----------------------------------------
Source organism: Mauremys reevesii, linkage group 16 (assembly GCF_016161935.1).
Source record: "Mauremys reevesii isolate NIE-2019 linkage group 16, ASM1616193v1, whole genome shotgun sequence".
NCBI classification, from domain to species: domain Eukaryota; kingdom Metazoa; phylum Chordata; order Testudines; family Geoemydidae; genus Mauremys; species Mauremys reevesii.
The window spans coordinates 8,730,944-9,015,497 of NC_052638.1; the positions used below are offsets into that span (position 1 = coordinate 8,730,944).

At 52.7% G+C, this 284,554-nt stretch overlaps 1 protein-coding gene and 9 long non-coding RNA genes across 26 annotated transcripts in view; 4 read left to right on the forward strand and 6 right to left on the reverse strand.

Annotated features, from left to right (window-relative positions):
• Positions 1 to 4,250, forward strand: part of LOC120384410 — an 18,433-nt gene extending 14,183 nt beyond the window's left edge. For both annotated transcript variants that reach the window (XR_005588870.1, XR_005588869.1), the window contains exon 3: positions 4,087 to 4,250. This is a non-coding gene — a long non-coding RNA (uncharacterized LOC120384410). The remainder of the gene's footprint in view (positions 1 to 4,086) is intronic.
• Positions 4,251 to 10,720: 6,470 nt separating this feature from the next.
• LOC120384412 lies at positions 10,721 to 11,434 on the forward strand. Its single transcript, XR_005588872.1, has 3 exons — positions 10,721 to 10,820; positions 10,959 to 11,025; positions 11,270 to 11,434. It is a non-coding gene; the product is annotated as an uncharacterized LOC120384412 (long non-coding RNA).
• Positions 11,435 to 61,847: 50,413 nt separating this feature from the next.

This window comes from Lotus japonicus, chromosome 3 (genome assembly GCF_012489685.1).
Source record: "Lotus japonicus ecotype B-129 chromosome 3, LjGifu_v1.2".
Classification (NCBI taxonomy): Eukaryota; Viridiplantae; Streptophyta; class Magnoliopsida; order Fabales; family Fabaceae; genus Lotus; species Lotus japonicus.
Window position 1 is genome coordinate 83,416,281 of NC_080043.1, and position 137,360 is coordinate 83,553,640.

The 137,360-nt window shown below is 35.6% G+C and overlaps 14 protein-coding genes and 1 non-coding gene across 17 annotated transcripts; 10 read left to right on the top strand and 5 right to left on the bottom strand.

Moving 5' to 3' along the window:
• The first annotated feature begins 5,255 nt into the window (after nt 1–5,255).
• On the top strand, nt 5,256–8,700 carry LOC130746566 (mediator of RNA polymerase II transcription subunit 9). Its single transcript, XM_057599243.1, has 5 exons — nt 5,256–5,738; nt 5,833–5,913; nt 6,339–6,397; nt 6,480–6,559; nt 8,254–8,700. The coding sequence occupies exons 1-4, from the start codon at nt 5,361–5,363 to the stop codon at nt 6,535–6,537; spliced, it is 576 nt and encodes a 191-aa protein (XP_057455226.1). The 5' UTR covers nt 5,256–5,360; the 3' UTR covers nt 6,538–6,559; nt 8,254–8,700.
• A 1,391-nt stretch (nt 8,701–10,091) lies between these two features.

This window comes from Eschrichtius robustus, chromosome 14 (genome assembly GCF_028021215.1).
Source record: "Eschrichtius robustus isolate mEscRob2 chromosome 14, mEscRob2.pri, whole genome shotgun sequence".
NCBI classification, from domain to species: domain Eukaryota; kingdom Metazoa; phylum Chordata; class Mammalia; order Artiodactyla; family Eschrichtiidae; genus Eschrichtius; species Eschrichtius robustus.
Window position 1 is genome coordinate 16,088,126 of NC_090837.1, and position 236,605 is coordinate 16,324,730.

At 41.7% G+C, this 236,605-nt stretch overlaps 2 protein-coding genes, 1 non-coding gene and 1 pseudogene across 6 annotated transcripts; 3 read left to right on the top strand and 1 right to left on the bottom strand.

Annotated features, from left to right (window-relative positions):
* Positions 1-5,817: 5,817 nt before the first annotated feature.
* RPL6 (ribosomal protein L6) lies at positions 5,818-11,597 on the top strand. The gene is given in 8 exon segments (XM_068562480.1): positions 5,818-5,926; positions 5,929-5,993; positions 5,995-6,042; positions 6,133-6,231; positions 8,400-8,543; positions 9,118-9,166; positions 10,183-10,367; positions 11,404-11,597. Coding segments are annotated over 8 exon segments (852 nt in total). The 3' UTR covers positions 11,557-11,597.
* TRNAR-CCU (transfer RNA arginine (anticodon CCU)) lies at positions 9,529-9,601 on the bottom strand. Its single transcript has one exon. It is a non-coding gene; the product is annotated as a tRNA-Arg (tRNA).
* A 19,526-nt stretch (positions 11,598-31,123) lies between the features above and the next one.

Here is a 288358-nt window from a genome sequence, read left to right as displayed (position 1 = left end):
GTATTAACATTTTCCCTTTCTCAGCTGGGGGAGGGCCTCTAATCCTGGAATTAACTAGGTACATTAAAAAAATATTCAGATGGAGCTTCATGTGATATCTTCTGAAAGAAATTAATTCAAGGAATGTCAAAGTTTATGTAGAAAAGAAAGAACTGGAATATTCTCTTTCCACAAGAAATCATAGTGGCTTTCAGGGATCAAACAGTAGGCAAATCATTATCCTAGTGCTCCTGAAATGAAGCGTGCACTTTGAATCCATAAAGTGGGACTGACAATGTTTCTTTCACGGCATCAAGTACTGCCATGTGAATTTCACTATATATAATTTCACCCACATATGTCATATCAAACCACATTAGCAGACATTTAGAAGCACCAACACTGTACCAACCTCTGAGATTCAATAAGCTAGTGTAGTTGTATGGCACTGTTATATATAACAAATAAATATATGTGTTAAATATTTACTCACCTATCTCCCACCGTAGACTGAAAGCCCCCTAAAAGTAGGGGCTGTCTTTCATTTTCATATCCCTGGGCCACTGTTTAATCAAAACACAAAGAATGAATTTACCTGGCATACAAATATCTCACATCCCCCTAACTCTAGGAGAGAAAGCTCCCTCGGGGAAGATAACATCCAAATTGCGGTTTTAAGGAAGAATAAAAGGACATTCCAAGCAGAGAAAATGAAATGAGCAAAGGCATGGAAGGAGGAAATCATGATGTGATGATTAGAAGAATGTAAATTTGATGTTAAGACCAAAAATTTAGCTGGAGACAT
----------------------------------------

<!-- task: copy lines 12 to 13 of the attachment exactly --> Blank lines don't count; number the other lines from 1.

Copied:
Source record: "Lotus japonicus ecotype B-129 chromosome 3, LjGifu_v1.2".
Classification (NCBI taxonomy): Eukaryota; Viridiplantae; Streptophyta; class Magnoliopsida; order Fabales; family Fabaceae; genus Lotus; species Lotus japonicus.